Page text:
Hostelling International has very strict guidelines that its affiliate hostels must follow. But the group can also provide a wealth of information for owners and operators during the set-up process and after the hostels are open for business.

Steve Bloomfield is the treasurer of a group associated with Hostelling International-American Youth Hostels. He adds that organizations such as HI are nonprofit educational organizations, with many operating on volunteer labor.

"There are still a few private hostels within our marketing and reservation network, but they meet international facility specifications and pass an annual inspection," he says.

The standards that affiliate hostels must meet include the number and types of beds available, as well as the number of sinks, toilets and showers available.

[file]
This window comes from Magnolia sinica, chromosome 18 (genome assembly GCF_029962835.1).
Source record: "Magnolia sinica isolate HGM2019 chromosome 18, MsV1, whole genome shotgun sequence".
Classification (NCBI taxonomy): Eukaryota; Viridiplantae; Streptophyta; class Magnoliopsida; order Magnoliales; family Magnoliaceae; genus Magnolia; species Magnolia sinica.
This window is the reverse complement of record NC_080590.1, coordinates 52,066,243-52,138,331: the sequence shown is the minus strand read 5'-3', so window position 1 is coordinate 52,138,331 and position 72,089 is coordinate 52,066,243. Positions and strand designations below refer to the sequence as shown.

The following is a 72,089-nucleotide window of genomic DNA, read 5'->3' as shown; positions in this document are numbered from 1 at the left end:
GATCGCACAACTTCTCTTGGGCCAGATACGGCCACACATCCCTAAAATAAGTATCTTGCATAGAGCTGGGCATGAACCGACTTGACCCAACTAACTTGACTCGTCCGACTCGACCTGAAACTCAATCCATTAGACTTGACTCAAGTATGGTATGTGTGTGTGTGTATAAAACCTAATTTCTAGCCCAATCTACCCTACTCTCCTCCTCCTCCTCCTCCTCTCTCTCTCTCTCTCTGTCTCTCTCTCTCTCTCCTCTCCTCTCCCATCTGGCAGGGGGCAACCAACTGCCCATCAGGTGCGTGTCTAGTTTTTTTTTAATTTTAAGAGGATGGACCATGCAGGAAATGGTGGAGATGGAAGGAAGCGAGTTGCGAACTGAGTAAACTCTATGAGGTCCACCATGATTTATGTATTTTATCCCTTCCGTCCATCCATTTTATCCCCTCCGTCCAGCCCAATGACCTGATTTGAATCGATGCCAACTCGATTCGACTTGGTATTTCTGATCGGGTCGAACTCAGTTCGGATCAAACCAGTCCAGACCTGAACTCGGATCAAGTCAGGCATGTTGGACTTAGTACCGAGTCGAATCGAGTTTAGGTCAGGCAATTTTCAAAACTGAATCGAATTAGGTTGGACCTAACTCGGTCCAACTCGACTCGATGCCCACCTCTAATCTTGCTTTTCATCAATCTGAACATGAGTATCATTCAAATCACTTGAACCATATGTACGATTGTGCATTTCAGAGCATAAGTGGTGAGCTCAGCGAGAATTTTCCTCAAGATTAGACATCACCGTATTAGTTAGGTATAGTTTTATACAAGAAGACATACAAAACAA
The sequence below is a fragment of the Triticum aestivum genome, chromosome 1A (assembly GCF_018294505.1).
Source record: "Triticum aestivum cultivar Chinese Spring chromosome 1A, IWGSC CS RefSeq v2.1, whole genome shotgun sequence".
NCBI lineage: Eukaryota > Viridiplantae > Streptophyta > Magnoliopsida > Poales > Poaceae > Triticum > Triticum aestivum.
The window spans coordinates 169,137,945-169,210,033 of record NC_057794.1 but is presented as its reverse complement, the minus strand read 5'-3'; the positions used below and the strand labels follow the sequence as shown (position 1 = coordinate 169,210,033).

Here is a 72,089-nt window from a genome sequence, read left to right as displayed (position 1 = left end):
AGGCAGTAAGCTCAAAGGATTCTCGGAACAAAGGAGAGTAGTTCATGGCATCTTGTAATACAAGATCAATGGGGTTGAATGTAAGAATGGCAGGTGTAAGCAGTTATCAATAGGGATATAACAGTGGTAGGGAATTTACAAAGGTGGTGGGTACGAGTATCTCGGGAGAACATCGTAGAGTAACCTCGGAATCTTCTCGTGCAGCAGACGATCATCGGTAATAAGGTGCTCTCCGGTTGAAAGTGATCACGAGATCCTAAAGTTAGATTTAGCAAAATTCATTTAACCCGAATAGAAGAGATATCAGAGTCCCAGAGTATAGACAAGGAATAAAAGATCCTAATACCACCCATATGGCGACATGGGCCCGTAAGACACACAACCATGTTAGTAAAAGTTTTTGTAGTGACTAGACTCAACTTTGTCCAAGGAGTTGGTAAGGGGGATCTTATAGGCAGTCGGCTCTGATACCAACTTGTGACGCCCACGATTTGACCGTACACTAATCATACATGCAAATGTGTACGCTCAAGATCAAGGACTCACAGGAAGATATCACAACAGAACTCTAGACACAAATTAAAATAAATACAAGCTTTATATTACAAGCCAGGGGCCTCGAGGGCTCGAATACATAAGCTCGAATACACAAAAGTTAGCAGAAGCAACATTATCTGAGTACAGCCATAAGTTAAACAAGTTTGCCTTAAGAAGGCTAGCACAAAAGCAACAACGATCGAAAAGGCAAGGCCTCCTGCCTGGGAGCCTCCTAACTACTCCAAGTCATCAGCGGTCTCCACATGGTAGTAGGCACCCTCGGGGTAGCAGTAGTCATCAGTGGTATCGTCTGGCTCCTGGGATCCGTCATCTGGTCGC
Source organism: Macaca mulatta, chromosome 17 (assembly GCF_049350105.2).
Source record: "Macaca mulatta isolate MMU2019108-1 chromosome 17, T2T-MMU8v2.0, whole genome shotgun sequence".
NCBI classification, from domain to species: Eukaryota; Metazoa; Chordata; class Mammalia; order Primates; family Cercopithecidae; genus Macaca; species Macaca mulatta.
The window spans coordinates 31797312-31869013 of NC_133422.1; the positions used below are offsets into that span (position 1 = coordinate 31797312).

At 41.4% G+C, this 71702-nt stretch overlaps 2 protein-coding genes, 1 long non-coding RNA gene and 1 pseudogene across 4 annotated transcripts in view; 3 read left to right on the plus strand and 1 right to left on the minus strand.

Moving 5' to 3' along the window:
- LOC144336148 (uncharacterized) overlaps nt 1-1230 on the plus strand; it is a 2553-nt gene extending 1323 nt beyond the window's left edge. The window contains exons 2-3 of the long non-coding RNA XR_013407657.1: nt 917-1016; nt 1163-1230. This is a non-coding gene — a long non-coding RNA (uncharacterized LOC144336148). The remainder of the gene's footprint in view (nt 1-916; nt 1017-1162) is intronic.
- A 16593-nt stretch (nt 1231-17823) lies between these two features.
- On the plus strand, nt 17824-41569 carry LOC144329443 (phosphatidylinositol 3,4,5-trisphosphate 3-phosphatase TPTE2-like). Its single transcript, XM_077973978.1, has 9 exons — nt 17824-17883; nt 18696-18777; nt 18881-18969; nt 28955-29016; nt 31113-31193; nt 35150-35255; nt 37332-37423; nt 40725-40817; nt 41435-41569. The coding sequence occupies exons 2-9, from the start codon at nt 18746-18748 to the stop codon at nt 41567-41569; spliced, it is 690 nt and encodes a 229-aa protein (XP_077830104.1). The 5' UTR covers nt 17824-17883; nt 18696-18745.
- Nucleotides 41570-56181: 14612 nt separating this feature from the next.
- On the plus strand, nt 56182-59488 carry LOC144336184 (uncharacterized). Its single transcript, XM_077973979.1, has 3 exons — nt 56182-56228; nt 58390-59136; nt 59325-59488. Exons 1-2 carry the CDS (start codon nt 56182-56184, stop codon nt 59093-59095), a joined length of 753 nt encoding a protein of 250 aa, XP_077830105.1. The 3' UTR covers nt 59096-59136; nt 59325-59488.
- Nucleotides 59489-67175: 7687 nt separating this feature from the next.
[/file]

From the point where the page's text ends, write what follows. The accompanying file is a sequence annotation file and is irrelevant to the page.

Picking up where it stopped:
Bloomfield adds that American Youth Hostels organizes regional volunteer councils for program and hostel implementation. These councils also provide start-up assistance and ongoing management advice, which may be of use to operators of privately owned affiliate hostels.

Other benefits of affiliation include help with promoting the individual hostels, as well as help referring guests to different locations.

Robert Goulding's decision to own his own hostel came from his experiences on the inside, so to speak. After spending one summer working at a hostel, he decided to try it on his own.

"I was employed as a hostel manager for a season and fell in love with the work, the people and the concept," he says. "I thought that I could do a better job than the local HI hostel where I worked for a season and I was right!"